Tribunal Chair, Professor HP Viljoen, found that the broadcast of the DA’s view on the matter 10 hours after the original broadcast of President Ramaphosa’s address “was in the same news series and was done within a reasonable time”.
The complaint to the BCCSA by the Democratic Alliance’s Shadow Minister of Communications, Phumzile van Damme, was that the party had not been afforded the opportunity to fairly present its opposing point of view to that of the president of the ANC in a programme in which controversial issues of public importance were discussed.
“The DA was invited onto a subsequent programme to present its views in a telephonic interview. The Complainants contended that this broadcast was qualitatively and quantitatively inferior to that of the ANC president’s address, that it was not in the same series as the original broadcast, was not done within a reasonable time and not in substantially the same time slot as required by Clause 13(1) of the Free-to-Air Code and Clause 28.3.1 of the Subscription Broadcasting Code respectively,” said Viljoen in the ruling handed down on Friday.
Viljoen said there was “no obligation on a broadcaster to afford the same airtime to opposing viewpoints” as this was part of the “editorial freedom of a broadcaster”.
The complaint was lodged by the DA after Ramaphosa’s late-night (22.10) address was broadcast on an SABC programme titled The Globe.
In this address Ramaphosa announced that the governing party was in favour of amending the Constitution of South Africa to provide for the expropriation of land without compensation and that it intended to have legislation passed by Parliament to achieve this objective.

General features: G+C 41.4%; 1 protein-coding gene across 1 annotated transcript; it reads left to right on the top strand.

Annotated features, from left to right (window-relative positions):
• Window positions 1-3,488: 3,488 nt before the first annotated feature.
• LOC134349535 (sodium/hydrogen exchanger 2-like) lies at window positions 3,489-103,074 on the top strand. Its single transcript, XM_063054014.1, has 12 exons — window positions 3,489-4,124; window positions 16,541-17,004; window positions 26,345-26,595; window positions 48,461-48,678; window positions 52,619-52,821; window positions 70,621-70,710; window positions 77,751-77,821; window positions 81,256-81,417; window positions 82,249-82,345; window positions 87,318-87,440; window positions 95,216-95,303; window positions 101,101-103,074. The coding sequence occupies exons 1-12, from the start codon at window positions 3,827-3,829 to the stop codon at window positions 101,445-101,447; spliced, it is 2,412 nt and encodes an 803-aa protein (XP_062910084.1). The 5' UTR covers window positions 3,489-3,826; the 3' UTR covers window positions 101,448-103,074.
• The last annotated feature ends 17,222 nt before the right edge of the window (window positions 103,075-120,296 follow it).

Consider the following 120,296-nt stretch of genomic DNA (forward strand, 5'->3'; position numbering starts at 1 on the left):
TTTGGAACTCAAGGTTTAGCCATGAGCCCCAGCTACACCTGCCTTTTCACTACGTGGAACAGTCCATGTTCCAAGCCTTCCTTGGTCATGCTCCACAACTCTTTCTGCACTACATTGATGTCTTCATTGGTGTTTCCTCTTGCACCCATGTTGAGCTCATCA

“The following morning (1 August at 8.04) on the programme Morning Live on SABC2 and simulcast on News Channel 404, after again broadcasting the address of the previous evening, Portia Adams, a spokesperson for the leader of the Democratic Alliance (DA) was invited by the Broadcaster to telephonically comment on the President’s address and to put forward the views of the DA on this topic,” reads a summary of the judgment.
Van Damme lodged a complaint with the Broadcasting Complaints Commission of South that the address by Ramaphosa was ostensibly in his capacity as president of the ANC, while the impression had been created that he had done so in his capacity as President of the Republic of South Africa.
She also complained that the broadcast on 31 July had constituted a discussion of a controversial issue of public importance and therefore, in terms of Clause 13(1) of the Code of Conduct, the SABC had been obliged to fairly present opposing points of view. DM
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